18F-FDG PET/CT is a sensitive noninvasive biomarker for the detection, staging, assessing disease activity and monitoring therapy in TB. The complex and long period required for the treatment of TB makes 18F-FDG PET particularly useful, as it is able to detect at an early point in treatment drug combinations that are ineffective and lead to a change in therapy. This is not only important to reduce morbidity and mortality in the individual, but prevents the even greater public health hazard of the individual developing resistant species of Mtb and transmitting the resistant strain in the community.

PET/CT provides a unique opportunity for the in vivo histological characterization of TB lesions. This role is becoming more and more important as the molecular basis of TB is elucidated. These tracers provide an ideal platform for personalized medicine in TB treatment. PET/CT has played and continues to play a major role in the development of new drugs and therapeutic strategies like vaccines. This role will hopefully expand in the future with the development of new tracers and repurposing of existing tracers. For example, MDR-TB and LTBI have hypoxia as one of the main processes underlying their pathology. The antibiotic metronidazole that is a pro-drug activated by hypoxia has been shown to be useful in the treatment of MDR-TB [121]. Hypoxic PET tracers already validated for the management of cancer could potentially play a role in the management of TB. In conclusion, PET/CT has demonstrated its usefulness in managing different aspects of tuberculosis disease and the development of new therapeutic interventions. The role of PET/CT is likely to grow further as we aim to eradicate TB by 2015 [2].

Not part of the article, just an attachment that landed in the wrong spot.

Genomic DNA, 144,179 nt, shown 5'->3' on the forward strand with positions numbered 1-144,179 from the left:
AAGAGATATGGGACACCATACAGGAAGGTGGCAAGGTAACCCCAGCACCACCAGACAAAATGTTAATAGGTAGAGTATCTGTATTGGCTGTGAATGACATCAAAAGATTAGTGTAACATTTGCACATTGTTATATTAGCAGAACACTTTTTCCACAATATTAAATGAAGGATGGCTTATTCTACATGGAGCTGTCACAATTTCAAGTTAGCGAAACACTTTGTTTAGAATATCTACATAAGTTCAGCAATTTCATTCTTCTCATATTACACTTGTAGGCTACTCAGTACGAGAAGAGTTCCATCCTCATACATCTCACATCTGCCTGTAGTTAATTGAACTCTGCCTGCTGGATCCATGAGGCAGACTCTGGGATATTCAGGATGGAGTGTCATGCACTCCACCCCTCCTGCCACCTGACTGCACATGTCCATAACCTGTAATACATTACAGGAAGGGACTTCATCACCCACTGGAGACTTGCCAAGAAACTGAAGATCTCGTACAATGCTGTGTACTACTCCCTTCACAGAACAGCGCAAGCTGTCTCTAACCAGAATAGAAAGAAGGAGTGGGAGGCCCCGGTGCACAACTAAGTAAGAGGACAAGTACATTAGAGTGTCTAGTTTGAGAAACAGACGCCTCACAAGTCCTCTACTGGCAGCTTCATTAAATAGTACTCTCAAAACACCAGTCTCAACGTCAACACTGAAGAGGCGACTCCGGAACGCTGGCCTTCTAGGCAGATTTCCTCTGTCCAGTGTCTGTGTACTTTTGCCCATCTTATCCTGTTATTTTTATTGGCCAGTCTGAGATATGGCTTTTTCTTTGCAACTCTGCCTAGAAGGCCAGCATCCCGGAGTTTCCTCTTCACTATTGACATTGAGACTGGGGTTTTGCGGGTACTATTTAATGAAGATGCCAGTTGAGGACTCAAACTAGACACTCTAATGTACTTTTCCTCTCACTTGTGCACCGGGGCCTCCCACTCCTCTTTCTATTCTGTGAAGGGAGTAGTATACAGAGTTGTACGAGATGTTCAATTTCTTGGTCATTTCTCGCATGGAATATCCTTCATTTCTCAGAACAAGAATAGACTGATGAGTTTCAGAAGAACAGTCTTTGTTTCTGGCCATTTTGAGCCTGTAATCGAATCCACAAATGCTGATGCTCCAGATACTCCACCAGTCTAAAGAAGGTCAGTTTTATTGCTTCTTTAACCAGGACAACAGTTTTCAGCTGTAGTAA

Acknowledgments We are grateful to Dr. Mathias I Groschel (MD) of the Department of Internal Medicine, Pulmonary Diseases and Tuberculosis at the University Medical Center of Groningen, Groningen, The Netherlands, for his useful suggestions particularly on the pathogenesis of TB.